Archive for the ‘Human Cognition’ Category

Consciousness May Be the Product of Carefully Balanced Chaos [Show The Red Card]

Thursday, January 28th, 2016

Consciousness May Be the Product of Carefully Balanced Chaos by sciencehabit.

From the posting:

The question of whether the human consciousness is subjective or objective is largely philosophical. But the line between consciousness and unconsciousness is a bit easier to measure. In a new study (abstract) of how anesthetic drugs affect the brain, researchers suggest that our experience of reality is the product of a delicate balance of connectivity between neurons—too much or too little and consciousness slips away. During wakeful consciousness, participants’ brains generated “a flurry of ever-changing activity”, and the fMRI showed a multitude of overlapping networks activating as the brain integrated its surroundings and generated a moment to moment “flow of consciousness.” After the propofol kicked in, brain networks had reduced connectivity and much less variability over time. The brain seemed to be stuck in a rut—using the same pathways over and over again.

These researchers need to be shown the red card as they say in soccer.

I thought it was agreed that during the Human Brain Project, no one would research or publish new information about the human brain, in order to allow the EU project to complete its “working model” of the human brain.

The Human Brain Project is a butts in seats and/or hotels project and a gum ball machine will be able to duplicate its results. But discovering vast amounts of unknown facts demonstrates the lack of an adequate foundation for the project at its inception.

In other words, more facts may decrease public support for ill-considered WPA projects for science.

Calling the “judgement,” favoritism would be a more descriptive term, of award managers into question, surely merits the “red card” in this instance.

(Note to readers: This post is to be read as sarcasm. The excellent research reported Enzo Tagliazucchi, et al. in Large-scale signatures of unconsciousness are consistent with a departure from critical dynamics is an indication of some of the distance between current research and replication of a human brain.)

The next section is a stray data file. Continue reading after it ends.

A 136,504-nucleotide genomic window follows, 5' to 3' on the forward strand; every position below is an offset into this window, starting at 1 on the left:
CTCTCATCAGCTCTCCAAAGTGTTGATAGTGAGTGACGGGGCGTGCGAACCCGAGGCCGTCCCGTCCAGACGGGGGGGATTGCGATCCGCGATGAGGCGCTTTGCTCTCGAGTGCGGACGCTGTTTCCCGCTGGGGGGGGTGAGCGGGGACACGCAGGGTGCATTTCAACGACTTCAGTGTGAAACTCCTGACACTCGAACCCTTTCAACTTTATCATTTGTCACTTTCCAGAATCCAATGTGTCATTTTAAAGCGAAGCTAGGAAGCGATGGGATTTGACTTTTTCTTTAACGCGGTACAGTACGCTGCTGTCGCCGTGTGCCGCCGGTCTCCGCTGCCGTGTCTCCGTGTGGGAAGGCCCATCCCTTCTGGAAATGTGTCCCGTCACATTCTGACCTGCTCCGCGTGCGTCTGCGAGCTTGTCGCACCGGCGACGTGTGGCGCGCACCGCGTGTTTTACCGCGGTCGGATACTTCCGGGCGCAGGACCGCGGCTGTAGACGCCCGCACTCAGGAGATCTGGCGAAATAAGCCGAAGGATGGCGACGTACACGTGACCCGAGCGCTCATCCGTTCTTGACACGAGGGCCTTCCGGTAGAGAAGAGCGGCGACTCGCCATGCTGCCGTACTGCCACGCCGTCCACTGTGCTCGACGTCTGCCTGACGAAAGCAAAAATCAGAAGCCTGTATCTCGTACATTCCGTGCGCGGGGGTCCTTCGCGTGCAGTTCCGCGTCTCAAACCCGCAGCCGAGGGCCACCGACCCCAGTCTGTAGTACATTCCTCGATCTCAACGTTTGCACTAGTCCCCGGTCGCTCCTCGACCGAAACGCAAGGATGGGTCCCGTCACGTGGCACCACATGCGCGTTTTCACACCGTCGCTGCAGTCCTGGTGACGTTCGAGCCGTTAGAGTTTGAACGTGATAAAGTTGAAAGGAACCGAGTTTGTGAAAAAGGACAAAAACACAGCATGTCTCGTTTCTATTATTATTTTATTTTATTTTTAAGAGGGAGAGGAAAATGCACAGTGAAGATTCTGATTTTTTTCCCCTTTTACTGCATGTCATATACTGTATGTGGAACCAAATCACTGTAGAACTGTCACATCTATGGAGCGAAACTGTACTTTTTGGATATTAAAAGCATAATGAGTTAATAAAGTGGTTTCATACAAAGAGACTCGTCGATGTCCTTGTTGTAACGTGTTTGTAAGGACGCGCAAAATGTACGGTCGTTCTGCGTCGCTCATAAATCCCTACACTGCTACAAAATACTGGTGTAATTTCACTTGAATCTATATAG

The full abstract if you are interested:

Loss of cortical integration and changes in the dynamics of electrophysiological brain signals characterize the transition from wakefulness towards unconsciousness. In this study, we arrive at a basic model explaining these observations based on the theory of phase transitions in complex systems. We studied the link between spatial and temporal correlations of large-scale brain activity recorded with functional magnetic resonance imaging during wakefulness, propofol-induced sedation and loss of consciousness and during the subsequent recovery. We observed that during unconsciousness activity in frontothalamic regions exhibited a reduction of long-range temporal correlations and a departure of functional connectivity from anatomical constraints. A model of a system exhibiting a phase transition reproduced our findings, as well as the diminished sensitivity of the cortex to external perturbations during unconsciousness. This framework unifies different observations about brain activity during unconsciousness and predicts that the principles we identified are universal and independent from its causes.

The “official” version of this article lies behind a paywall but you can see it at: for free.

Kudos to the authors for making their work accessible to everyone!

I first saw this in a Facebook post by Simon St. Laurent.

Give me human editors and the New York Times

Friday, November 30th, 2012

Techmeme founder: Give me human editors and the New York Times by Jeff John Roberts.

From the post: